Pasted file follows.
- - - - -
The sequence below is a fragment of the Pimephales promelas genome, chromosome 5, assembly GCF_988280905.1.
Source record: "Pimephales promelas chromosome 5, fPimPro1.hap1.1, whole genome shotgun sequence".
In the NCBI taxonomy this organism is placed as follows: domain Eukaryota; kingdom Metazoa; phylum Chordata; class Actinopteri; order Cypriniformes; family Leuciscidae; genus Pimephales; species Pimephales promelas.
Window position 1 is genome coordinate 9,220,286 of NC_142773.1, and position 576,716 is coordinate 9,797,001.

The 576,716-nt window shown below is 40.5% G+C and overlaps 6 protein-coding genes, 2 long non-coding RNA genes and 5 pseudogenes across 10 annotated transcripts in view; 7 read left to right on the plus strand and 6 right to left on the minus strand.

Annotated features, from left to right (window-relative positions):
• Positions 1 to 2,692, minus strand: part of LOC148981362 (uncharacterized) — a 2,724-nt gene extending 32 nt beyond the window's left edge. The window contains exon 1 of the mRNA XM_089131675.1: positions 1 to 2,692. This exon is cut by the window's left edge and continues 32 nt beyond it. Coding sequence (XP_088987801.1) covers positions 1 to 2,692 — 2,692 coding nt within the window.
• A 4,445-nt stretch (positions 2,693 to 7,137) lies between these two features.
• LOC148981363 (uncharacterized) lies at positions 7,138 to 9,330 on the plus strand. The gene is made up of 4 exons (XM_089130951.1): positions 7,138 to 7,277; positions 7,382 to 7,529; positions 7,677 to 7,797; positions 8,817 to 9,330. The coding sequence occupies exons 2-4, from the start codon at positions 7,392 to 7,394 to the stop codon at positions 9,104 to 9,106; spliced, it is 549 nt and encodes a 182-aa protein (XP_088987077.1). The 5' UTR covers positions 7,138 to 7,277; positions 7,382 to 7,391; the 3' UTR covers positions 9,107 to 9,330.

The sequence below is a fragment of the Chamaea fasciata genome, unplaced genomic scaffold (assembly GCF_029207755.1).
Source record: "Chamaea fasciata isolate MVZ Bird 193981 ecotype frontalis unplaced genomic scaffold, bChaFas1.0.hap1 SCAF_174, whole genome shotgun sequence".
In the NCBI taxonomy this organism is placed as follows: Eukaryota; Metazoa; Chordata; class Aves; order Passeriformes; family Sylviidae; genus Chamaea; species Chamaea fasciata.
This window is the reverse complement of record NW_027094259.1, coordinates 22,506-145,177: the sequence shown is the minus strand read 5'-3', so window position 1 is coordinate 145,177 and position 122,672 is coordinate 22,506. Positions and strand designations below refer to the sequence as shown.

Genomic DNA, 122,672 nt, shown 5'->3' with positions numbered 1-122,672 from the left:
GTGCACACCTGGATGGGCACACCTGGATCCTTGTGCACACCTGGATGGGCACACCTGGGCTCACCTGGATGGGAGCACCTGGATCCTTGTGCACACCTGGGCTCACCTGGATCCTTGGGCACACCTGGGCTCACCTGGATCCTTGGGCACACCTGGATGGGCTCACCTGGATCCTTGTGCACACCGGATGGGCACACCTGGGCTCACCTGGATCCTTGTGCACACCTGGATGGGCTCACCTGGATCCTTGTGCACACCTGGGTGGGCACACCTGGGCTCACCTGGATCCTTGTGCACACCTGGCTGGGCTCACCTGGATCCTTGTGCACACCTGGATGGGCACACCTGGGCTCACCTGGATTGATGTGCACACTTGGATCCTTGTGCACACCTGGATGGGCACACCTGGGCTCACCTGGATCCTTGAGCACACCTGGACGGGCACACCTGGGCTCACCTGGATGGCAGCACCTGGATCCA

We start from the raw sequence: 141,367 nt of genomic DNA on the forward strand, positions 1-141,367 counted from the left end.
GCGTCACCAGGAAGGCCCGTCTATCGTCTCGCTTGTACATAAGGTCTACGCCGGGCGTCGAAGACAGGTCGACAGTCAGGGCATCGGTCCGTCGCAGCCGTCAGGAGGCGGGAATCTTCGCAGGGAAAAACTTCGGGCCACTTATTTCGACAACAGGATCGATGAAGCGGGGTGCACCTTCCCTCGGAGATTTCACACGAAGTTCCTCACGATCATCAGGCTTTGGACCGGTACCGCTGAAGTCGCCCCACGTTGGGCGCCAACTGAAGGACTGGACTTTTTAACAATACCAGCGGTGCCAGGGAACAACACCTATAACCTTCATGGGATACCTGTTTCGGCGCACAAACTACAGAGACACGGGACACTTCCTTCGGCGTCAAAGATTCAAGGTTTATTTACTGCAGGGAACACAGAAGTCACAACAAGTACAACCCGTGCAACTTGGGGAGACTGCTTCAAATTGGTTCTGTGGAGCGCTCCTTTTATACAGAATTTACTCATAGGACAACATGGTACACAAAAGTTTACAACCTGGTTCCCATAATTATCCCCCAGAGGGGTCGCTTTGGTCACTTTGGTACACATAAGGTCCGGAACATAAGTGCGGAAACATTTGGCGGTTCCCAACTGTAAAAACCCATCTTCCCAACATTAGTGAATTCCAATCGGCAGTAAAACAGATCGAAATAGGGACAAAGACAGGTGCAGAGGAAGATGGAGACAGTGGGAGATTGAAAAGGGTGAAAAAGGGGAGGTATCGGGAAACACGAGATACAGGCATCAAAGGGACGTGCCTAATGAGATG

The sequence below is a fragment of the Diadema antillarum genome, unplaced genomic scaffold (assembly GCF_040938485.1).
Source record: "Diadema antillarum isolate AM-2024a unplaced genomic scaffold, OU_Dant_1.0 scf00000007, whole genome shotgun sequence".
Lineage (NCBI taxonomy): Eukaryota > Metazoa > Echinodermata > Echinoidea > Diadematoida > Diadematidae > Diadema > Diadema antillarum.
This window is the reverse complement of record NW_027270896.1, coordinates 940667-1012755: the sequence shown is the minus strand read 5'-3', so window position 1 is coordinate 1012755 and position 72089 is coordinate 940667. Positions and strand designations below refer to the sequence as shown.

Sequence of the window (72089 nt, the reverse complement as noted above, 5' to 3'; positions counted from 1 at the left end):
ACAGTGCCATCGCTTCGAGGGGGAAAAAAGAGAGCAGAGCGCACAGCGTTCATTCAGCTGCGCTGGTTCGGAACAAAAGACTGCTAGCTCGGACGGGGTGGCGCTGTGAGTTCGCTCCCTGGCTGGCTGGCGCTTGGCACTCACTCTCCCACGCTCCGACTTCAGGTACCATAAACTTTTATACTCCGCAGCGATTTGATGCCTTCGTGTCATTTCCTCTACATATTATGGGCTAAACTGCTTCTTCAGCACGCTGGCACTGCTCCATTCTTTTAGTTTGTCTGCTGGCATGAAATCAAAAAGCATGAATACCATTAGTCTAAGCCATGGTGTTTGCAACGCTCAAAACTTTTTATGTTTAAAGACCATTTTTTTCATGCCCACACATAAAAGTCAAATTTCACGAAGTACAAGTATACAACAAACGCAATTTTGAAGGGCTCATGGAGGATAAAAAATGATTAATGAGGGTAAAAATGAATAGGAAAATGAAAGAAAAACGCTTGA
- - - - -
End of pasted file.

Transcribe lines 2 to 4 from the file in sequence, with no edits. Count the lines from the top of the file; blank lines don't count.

Source record: "Pimephales promelas chromosome 5, fPimPro1.hap1.1, whole genome shotgun sequence".
In the NCBI taxonomy this organism is placed as follows: domain Eukaryota; kingdom Metazoa; phylum Chordata; class Actinopteri; order Cypriniformes; family Leuciscidae; genus Pimephales; species Pimephales promelas.
Window position 1 is genome coordinate 9,220,286 of NC_142773.1, and position 576,716 is coordinate 9,797,001.